Inspired by the original


At the entrance to the Smart Museum exhibit Adaptation, bright white walls frame a reading area stocked with copies of Melville's Moby-Dick, Austen's Pride and Prejudice, and other books, as well as a television to show films like François Truffaut’s L’enfant sauvage (The Wild Child). Once inside, the viewer sees these classics transformed into film installations by contemporary artists. For Guy Ben-Ner's Moby Dick (2000)—produced in silent-film format with dialogue subtitles—the artist recruited his young daughter, Elia, to play "Pip, the little black deck-boy" to Ben-Ner's Captain Ahab. In another installation, Arturo Herrera sets a selection of abstract black-and-white images, drawn randomly from a computer database of Herrera's drawings and collages, to the music of Igor Stravinsky's 1923 ballet Les Noces (The Wedding). As the accompanying notes read, "No dance is ever performed exactly the same way twice."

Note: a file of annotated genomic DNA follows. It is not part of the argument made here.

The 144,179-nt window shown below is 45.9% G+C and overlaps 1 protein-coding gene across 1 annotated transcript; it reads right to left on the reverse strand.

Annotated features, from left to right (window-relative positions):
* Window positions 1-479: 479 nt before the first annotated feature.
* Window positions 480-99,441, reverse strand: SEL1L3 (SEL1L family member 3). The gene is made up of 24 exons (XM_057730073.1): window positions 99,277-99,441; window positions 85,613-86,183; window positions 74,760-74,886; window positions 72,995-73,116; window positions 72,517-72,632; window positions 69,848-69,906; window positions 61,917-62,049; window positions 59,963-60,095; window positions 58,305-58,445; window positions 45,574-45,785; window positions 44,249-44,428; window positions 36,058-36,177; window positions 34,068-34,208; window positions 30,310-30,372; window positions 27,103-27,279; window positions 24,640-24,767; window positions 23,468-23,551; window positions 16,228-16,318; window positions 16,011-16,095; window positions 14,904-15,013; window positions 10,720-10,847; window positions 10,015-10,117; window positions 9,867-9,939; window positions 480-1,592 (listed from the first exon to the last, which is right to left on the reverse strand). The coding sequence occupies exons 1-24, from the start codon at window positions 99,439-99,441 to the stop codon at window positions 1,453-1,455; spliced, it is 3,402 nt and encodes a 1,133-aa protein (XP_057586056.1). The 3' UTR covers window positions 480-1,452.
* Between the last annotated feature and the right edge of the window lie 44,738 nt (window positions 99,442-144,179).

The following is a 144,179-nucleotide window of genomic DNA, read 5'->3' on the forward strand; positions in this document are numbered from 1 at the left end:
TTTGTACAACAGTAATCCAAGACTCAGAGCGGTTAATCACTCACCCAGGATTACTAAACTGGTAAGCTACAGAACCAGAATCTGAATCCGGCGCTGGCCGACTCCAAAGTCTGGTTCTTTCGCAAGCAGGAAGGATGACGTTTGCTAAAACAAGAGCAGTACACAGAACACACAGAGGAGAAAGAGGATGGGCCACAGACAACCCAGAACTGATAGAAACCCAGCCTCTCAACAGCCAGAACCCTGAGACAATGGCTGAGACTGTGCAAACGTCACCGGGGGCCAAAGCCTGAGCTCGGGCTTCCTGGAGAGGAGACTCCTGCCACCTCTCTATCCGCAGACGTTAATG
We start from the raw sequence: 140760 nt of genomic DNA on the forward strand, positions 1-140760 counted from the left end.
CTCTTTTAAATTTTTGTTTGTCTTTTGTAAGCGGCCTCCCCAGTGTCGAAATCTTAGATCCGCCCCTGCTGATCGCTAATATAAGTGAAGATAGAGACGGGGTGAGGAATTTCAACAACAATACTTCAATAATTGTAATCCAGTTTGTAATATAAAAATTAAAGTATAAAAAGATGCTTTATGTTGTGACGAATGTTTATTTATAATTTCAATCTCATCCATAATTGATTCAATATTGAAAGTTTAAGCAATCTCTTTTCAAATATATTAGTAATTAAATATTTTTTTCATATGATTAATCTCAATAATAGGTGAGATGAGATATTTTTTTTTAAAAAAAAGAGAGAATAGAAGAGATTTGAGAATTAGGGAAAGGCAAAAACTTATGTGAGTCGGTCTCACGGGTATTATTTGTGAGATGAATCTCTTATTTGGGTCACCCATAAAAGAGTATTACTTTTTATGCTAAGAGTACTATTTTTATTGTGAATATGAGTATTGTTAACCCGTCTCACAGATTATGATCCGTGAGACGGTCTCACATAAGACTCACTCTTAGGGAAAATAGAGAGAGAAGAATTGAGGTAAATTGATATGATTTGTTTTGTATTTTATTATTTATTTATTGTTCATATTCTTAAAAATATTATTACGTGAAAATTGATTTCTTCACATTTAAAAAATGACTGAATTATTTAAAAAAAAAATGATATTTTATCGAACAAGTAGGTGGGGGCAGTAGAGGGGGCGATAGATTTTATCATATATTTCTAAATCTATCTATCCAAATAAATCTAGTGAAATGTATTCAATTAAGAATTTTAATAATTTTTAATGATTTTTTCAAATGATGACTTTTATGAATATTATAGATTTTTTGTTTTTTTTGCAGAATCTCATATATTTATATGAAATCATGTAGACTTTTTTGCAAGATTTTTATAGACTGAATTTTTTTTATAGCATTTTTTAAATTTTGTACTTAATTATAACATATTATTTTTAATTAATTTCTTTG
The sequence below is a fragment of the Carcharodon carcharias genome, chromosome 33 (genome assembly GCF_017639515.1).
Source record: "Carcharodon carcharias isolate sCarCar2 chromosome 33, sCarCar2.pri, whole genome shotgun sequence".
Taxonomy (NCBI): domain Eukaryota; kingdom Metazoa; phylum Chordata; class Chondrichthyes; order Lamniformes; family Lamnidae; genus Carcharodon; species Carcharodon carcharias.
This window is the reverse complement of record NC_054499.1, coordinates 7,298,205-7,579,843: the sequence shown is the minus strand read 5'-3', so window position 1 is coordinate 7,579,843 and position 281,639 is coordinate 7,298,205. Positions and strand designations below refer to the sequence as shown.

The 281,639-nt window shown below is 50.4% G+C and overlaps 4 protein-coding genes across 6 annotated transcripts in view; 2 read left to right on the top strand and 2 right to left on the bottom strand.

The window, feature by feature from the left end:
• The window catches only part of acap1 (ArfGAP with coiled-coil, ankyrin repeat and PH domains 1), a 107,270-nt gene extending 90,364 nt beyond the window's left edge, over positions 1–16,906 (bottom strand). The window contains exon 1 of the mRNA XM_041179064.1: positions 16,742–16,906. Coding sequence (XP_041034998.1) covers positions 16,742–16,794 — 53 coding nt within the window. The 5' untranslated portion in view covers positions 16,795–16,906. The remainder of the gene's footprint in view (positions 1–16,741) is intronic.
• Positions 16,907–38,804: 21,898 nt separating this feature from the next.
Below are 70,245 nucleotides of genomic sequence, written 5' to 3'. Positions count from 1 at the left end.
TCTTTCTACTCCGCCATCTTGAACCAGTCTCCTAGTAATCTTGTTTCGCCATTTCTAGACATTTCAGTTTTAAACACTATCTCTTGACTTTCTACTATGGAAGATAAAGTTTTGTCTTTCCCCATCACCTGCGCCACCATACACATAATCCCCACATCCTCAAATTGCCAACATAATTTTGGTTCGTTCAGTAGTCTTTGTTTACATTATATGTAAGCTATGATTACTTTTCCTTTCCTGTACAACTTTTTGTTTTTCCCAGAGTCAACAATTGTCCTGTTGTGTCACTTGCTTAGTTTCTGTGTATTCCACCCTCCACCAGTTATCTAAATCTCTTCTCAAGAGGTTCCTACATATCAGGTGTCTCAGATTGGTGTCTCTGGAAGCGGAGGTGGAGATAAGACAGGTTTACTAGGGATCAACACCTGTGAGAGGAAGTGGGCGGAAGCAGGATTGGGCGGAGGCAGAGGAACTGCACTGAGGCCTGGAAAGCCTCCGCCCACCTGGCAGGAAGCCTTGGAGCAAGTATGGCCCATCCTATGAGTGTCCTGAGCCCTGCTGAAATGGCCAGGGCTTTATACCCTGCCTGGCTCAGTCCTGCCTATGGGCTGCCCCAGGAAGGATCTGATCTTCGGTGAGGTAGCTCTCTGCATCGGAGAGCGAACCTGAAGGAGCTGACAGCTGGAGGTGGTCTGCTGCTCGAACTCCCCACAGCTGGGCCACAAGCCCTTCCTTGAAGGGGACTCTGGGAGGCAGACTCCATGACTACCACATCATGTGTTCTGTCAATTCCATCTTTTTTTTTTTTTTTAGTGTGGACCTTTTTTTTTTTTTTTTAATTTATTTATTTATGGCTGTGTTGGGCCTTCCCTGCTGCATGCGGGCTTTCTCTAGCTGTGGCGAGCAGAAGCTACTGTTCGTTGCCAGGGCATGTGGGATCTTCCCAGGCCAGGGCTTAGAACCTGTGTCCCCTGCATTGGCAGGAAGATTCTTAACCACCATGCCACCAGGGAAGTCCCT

Assistant professor of visual arts Catherine Sullivan's contribution is twofold: her video installation, Triangle of Need, uses four screens with overlapping films and musical scores; one screen shows Sullivan's interpretation of a common e-mail scam in which an African man named Dr. Patrick Obi invites the recipient to act as next of kin for the recently deceased Harold Bowen, with the promise of receiving a portion of Bowen's estate. The film shows the interactions between "Obi," "Bowen," and a character named "Next of Kin." Sullivan also taught a fall 2007 course, ARTV 24103: Practicum on Adaptation, to correspond with the exhibit; her nine students each chose a work to adapt—including René Descartes's Meditations on First Philosophy, scenes from Pride and Prejudice, and letters between Civil War generals Simon Bolivar Buckner and Ulysses S. Grant—and made a 45-minute video that weaved their stories into a cohesive whole. "The final work," Sullivan writes in exhibit notes, "demonstrates both collective and individual interests adapting to one another through collaboration."

Adaptation runs through May 4.


Photo: Guy Ben-Ner as Captain Ahab in Moby Dick (2000).

March 5, 2008